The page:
After the Snowden relevations, the European Union is finally getting its data privacy act together and it looks like a brutal fight is ahead, possibly leaving global corporations’ reliance on the longstanding safe harbor provisions, standard clauses and consents listing somewhere mid-Atlantic.
Here’s the EU Commission VP & Commissioner for Justice, Fundamental Rights and Citizenship Reding on Safe Harbor at the Vilnius Informal Justice Council 19 July 2013:
The Safe Harbor agreement may not be so safe after all. It could be a loophole for data transfers because it allows data transfers from EU to US companies – although US data protection standards are lower than our European ones. I have informed ministers that the Commission is working on a solid assessment of the Safe Harbor Agreement which we will present before the end of the year.
The Safe Harbor agreement enables data to be transferred from the EU to the US. The Safe Harbor framework was developed by the US Department of Commerce, in consultation with the Commission, industry and non-governmental organisations to provide US organizations with a streamlined means of satisfying the Directive’s “adequate protection” requirement.
The Commission is working on an assessment which it will present before the end of the year. We can only hope that the US realizes what a hole it’s dug for its tech companies before then. Quick and decisive action is needed but nothing is coming from either the Obama Administration or the US Congress.
Today the Norwegian data privacy authority declared that it considers the use of the Google Analytics tool by the national tax administration and the educational loan fund illegal.
Their argument is relatively clear. The public agencies apparently accepted Google’s standard terms of service which allows it to use IP addresses of tax and education fund users to provide other services. Moreover, if the user is logged into a Google services at the time, Google will also be able to identify the user.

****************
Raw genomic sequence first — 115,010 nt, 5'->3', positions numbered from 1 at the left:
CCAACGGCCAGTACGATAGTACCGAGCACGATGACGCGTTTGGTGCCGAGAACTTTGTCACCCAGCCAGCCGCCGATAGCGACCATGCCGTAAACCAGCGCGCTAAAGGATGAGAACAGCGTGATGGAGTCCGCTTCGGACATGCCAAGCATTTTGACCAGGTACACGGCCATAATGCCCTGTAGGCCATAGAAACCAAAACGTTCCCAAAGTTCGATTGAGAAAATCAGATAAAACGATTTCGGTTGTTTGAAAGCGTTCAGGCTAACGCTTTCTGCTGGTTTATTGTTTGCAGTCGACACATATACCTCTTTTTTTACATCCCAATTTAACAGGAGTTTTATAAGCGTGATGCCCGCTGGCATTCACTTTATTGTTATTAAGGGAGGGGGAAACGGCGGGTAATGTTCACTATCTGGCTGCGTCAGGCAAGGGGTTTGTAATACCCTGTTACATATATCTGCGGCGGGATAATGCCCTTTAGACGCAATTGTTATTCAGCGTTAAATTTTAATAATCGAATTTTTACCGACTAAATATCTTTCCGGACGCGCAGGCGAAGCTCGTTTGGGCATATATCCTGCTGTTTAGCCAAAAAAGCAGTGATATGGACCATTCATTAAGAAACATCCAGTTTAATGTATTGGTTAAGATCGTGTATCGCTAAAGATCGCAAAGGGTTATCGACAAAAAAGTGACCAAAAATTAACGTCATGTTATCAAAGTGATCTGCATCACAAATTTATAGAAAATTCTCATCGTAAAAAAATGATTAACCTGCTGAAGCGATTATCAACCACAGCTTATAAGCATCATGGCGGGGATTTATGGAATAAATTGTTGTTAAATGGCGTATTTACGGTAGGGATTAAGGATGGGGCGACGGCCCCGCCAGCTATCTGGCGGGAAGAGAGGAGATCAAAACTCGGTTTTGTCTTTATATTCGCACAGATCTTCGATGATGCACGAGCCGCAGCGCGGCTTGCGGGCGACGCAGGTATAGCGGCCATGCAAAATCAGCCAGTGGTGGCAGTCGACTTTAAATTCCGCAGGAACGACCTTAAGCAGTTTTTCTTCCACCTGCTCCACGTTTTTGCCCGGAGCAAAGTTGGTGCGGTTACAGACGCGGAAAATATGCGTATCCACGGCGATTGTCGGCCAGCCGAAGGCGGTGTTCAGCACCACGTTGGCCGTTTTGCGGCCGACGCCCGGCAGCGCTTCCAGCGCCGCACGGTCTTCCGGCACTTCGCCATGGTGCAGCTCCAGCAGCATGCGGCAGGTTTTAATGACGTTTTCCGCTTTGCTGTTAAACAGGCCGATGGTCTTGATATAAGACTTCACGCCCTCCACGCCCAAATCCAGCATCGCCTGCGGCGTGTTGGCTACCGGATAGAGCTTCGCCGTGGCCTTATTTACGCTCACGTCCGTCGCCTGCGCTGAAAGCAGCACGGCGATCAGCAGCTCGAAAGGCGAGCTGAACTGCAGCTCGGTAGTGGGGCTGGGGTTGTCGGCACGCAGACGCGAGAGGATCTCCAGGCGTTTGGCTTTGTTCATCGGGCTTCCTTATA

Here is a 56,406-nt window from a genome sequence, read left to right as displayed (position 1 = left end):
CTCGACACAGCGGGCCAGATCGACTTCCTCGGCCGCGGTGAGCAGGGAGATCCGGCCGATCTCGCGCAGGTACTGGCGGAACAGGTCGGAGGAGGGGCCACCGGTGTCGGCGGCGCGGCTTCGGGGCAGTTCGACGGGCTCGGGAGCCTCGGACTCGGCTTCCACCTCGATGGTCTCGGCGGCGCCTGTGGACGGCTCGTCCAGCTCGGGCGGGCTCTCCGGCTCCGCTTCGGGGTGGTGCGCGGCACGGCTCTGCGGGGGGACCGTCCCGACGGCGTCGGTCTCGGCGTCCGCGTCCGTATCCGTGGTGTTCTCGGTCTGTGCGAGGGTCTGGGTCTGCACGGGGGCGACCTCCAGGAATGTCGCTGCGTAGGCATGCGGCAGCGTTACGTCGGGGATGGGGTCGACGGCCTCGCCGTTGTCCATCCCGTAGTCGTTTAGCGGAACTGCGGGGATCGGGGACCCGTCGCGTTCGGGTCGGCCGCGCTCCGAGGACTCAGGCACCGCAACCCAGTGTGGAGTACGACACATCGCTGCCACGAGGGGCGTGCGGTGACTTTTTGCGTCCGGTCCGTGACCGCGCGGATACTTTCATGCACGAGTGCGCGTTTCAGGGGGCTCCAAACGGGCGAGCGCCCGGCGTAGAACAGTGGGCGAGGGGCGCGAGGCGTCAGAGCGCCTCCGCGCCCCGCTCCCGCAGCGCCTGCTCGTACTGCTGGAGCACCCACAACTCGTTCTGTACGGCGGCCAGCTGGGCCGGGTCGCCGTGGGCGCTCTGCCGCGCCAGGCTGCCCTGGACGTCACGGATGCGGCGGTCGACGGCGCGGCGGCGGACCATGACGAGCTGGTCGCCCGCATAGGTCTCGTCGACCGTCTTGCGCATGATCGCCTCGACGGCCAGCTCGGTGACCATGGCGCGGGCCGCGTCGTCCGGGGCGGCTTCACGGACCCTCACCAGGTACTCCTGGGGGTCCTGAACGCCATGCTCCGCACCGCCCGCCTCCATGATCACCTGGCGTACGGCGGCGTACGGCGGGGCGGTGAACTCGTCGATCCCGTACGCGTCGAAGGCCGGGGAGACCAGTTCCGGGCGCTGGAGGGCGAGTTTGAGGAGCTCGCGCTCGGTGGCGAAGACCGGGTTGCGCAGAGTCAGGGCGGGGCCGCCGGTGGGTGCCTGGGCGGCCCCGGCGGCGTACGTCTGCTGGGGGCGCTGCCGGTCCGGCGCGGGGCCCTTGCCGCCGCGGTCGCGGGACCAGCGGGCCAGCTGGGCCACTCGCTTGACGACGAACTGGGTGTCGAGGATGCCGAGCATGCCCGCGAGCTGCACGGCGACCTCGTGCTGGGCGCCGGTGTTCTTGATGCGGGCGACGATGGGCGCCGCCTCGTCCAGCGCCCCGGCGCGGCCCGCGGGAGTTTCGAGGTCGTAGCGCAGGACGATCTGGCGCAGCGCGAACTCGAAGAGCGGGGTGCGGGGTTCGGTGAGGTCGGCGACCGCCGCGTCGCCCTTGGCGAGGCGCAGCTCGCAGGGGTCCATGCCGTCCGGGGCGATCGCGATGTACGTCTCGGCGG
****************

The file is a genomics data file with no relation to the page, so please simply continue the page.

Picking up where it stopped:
While Norway is not an EU Member, it is a member of the European Free Trade Area and its data protection legislation closely tracks the EU’s, which makes this finding somewhat disconcerting. In fact, since IP addresses collected the agencies are sent to Google for processing, Google becomes an undeclared “data processor”, in clear violation of the law.
I can understand how this might happen since Google makes it simple (and tempting) to adopt Analytics to follow traffic on your site and people in the agencies’ IT departments therefore had a free alternative to going through a public procurement process to acquire a similar service that would properly treat the personal data.
Bottom line, there’s no free software out there. Second bottom line, hire a lawyer to train your IT department in the basics of data protection law.
In an incident right out of a Bond film, Le Parisien newspaper reported Wednesday that documents related to Dassault Aviations’s nEUROn stealth drone were stolen at Paris’ Gare du Nord train station.
The theft was carried out using a common pickpocket distraction technique where one of the executives carrying the documents quit a ticket queue (and left his briefcase) to come to the aid of his travelling companion who was being harassed by a vocal young man. When he returned, his briefcase was obviously gone, probably on its way to a competitor.
Dassault Aviation PR says no sensitive documents were taken.
This scenario is ripe for addition to a training deck on document management and how to behave in public. It’s a shame for Dassault but I’m sure their compliance department is having fun debriefing all concerned.
Photo: Dassault Aviation.